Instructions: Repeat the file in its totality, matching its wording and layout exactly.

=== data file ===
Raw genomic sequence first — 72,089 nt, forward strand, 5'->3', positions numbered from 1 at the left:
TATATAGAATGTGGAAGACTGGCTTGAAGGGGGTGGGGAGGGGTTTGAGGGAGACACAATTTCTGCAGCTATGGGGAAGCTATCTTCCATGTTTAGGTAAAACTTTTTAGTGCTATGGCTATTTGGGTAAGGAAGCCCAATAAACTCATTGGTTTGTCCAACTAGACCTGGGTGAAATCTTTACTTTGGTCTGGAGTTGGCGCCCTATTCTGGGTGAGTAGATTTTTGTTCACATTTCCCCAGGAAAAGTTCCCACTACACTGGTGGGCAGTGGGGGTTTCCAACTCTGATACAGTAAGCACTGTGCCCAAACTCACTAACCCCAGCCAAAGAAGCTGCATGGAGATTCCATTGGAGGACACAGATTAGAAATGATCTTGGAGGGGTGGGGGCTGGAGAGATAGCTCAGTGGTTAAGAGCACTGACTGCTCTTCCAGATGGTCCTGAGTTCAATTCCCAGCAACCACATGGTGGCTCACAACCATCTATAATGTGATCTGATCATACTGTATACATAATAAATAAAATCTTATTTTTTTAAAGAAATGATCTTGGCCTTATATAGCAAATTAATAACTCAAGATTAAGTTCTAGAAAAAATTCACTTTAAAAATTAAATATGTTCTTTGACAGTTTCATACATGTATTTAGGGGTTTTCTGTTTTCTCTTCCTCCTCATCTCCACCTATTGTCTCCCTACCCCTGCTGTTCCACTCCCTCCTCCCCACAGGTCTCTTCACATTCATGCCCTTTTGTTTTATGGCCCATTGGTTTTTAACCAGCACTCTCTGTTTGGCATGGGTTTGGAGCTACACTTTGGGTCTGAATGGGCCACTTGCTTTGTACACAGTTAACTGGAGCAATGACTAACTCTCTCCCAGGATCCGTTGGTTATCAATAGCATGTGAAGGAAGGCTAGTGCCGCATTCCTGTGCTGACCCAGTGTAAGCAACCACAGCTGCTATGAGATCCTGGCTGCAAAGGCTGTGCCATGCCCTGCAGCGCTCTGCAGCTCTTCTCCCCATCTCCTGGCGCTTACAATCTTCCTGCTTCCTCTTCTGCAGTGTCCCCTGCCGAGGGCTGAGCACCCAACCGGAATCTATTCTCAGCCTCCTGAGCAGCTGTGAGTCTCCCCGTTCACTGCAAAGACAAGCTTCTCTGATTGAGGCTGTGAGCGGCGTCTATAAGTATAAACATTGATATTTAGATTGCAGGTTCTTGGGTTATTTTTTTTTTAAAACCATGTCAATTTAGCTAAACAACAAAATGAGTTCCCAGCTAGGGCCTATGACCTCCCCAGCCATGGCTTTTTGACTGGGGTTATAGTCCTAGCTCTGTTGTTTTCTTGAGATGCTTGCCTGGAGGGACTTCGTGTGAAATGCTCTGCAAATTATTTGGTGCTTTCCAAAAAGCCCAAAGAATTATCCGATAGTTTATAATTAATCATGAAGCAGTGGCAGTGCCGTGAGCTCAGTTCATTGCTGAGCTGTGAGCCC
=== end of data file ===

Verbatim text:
Raw genomic sequence first — 72,089 nt, forward strand, 5'->3', positions numbered from 1 at the left:
TATATAGAATGTGGAAGACTGGCTTGAAGGGGGTGGGGAGGGGTTTGAGGGAGACACAATTTCTGCAGCTATGGGGAAGCTATCTTCCATGTTTAGGTAAAACTTTTTAGTGCTATGGCTATTTGGGTAAGGAAGCCCAATAAACTCATTGGTTTGTCCAACTAGACCTGGGTGAAATCTTTACTTTGGTCTGGAGTTGGCGCCCTATTCTGGGTGAGTAGATTTTTGTTCACATTTCCCCAGGAAAAGTTCCCACTACACTGGTGGGCAGTGGGGGTTTCCAACTCTGATACAGTAAGCACTGTGCCCAAACTCACTAACCCCAGCCAAAGAAGCTGCATGGAGATTCCATTGGAGGACACAGATTAGAAATGATCTTGGAGGGGTGGGGGCTGGAGAGATAGCTCAGTGGTTAAGAGCACTGACTGCTCTTCCAGATGGTCCTGAGTTCAATTCCCAGCAACCACATGGTGGCTCACAACCATCTATAATGTGATCTGATCATACTGTATACATAATAAATAAAATCTTATTTTTTTAAAGAAATGATCTTGGCCTTATATAGCAAATTAATAACTCAAGATTAAGTTCTAGAAAAAATTCACTTTAAAAATTAAATATGTTCTTTGACAGTTTCATACATGTATTTAGGGGTTTTCTGTTTTCTCTTCCTCCTCATCTCCACCTATTGTCTCCCTACCCCTGCTGTTCCACTCCCTCCTCCCCACAGGTCTCTTCACATTCATGCCCTTTTGTTTTATGGCCCATTGGTTTTTAACCAGCACTCTCTGTTTGGCATGGGTTTGGAGCTACACTTTGGGTCTGAATGGGCCACTTGCTTTGTACACAGTTAACTGGAGCAATGACTAACTCTCTCCCAGGATCCGTTGGTTATCAATAGCATGTGAAGGAAGGCTAGTGCCGCATTCCTGTGCTGACCCAGTGTAAGCAACCACAGCTGCTATGAGATCCTGGCTGCAAAGGCTGTGCCATGCCCTGCAGCGCTCTGCAGCTCTTCTCCCCATCTCCTGGCGCTTACAATCTTCCTGCTTCCTCTTCTGCAGTGTCCCCTGCCGAGGGCTGAGCACCCAACCGGAATCTATTCTCAGCCTCCTGAGCAGCTGTGAGTCTCCCCGTTCACTGCAAAGACAAGCTTCTCTGATTGAGGCTGTGAGCGGCGTCTATAAGTATAAACATTGATATTTAGATTGCAGGTTCTTGGGTTATTTTTTTTTTAAAACCATGTCAATTTAGCTAAACAACAAAATGAGTTCCCAGCTAGGGCCTATGACCTCCCCAGCCATGGCTTTTTGACTGGGGTTATAGTCCTAGCTCTGTTGTTTTCTTGAGATGCTTGCCTGGAGGGACTTCGTGTGAAATGCTCTGCAAATTATTTGGTGCTTTCCAAAAAGCCCAAAGAATTATCCGATAGTTTATAATTAATCATGAAGCAGTGGCAGTGCCGTGAGCTCAGTTCATTGCTGAGCTGTGAGCCC